Still on the trail of the pre-breakfast clergy, I rang Bruce Ruddock, Canon Precentor of Peterborough, former director of the Anglican Centre in Rome and in close touch with Roman Catholics. How would this vote affect the relationship between the Church of England and the Church of Rome, I asked. ‘I don’t think it will harm the relationship at all,’ he said. ‘The Roman Catholics have been expecting it — it has been regarded as a given for some time that we will have women bishops.’
Anyway, he said, ‘ecumenism is not about trying to bolt together the hull of some great ship which was broken in the 16th century; it’s more about a flotilla sailing in the same direction. Unity is not uniformity. The mantra is “unity in diversity”.’ When the Archbishop of Canterbury and the Pope meet, Bruce Ruddock said, ‘although they do have theological discussions, they don’t talk endlessly about women bishops. They’re tackling other issues — for example, there’s a new initiative spearheaded by the Vatican and the Anglican Centre in Rome to tackle human trafficking.’ For which we are surely grateful.
Always there is the quiet minority for whom this is all very difficult. These are the people who will now be required to live alongside women bishops in an atmosphere of ‘mutual flourishing’ (another key phrase from the Five Principles). At 9 a.m. I rang Canon Roger Job, who resigned his Church of England post in 1994 after the vote to allow women to become priests. ‘The Church of England seems to spend a lot of time endearing itself with society,’ he said. ‘I mean, so what if David Cameron, Ed Miliband and Nick Clegg are thrilled about this vote? As Pope John Paul II said, you cannot determine what is good and what is bad simply by reference to its popularity.’ Canon Job believes that ‘the admission of women to the sacred ministry without any reference to Rome or the Orthodox church is a terrible mistake. Any pretence to being a united church is shattered, and unity with the Catholic church is now quite a lot further off.’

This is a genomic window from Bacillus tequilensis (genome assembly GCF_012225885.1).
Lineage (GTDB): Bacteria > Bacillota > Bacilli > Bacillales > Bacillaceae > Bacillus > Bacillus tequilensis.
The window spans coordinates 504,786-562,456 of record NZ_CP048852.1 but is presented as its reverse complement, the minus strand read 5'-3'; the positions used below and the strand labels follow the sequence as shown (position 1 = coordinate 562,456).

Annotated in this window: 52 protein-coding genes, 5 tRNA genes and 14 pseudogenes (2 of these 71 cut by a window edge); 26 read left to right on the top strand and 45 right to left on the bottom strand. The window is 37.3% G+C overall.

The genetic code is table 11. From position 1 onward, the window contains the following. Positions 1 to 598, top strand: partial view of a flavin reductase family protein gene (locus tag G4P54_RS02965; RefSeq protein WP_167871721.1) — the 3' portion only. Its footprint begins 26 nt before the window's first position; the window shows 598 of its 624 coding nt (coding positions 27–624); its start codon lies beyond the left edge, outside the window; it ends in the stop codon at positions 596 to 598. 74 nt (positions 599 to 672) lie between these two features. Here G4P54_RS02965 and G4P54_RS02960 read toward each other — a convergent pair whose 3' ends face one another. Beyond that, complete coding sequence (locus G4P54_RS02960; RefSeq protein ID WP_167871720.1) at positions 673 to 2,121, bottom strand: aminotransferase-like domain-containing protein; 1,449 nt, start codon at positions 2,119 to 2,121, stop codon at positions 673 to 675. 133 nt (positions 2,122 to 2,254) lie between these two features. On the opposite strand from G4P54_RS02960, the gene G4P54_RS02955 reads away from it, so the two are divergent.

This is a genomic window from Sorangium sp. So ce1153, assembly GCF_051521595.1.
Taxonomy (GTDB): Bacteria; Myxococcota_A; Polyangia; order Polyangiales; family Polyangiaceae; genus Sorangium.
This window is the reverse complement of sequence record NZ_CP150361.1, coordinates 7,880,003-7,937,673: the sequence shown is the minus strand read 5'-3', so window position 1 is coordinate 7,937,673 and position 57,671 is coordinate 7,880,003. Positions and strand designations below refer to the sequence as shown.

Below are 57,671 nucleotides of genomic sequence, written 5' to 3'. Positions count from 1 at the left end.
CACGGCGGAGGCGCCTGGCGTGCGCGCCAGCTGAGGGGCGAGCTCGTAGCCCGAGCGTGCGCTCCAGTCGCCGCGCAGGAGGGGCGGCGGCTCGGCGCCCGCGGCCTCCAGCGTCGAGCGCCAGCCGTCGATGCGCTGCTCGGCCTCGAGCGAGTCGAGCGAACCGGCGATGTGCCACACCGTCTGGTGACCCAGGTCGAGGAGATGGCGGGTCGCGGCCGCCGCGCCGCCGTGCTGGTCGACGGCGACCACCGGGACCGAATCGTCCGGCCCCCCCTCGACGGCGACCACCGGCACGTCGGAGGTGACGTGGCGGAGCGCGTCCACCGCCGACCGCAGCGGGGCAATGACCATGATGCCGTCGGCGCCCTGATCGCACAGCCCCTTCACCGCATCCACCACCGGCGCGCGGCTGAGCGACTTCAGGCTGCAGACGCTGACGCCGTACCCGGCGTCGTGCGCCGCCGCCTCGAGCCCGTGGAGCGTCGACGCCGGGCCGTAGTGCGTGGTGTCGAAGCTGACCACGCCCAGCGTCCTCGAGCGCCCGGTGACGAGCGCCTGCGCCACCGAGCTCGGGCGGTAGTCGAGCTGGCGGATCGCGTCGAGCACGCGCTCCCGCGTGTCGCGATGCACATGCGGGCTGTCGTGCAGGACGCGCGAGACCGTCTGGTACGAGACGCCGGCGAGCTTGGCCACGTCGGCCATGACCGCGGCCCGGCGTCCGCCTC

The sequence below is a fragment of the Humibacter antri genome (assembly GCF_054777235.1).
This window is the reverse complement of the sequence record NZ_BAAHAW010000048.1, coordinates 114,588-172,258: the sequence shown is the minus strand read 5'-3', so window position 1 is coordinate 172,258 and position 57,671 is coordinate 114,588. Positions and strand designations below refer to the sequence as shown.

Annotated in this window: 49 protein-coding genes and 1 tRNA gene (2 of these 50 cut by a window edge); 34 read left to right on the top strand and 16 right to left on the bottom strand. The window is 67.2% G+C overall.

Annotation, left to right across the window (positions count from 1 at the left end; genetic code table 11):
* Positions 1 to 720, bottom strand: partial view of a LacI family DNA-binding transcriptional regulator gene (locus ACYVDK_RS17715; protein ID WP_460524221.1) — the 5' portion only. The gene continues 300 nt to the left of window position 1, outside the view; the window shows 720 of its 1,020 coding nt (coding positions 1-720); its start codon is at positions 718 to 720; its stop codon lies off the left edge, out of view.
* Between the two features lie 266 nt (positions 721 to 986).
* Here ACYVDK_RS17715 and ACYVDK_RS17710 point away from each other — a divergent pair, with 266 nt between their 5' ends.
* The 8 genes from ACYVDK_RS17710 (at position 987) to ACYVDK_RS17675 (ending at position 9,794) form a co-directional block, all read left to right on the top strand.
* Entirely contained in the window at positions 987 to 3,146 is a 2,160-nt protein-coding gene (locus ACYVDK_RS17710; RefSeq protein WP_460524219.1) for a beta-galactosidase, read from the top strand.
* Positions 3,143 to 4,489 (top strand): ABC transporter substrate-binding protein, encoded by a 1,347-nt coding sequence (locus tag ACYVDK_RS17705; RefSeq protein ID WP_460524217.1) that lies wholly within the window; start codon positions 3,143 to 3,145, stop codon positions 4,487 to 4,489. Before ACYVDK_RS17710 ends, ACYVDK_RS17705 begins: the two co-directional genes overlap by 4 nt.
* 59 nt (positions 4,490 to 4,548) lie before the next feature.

It remains to be seen how mutual the flourishing will actually be. This is one of the concerns of those in favour of the vote: there will still be ‘flying bishops’ ministering to parishes opposed to women priests. These bishops will be visiting parishes and taking school assemblies; it will be all too easy for them to steer well clear of women bishops whose ministry they don’t recognise, and a very frosty atmosphere could develop.
All the more important, then, for women priests (and soon bishops) to sharpen their act: to look good, dress well, preach well, sing well, and lead well. The best way to convert people to women’s ministry is to let them experience it: but it needs to be top-notch.
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Ysenda Maxtone Graham is the author of The Church Hesitant.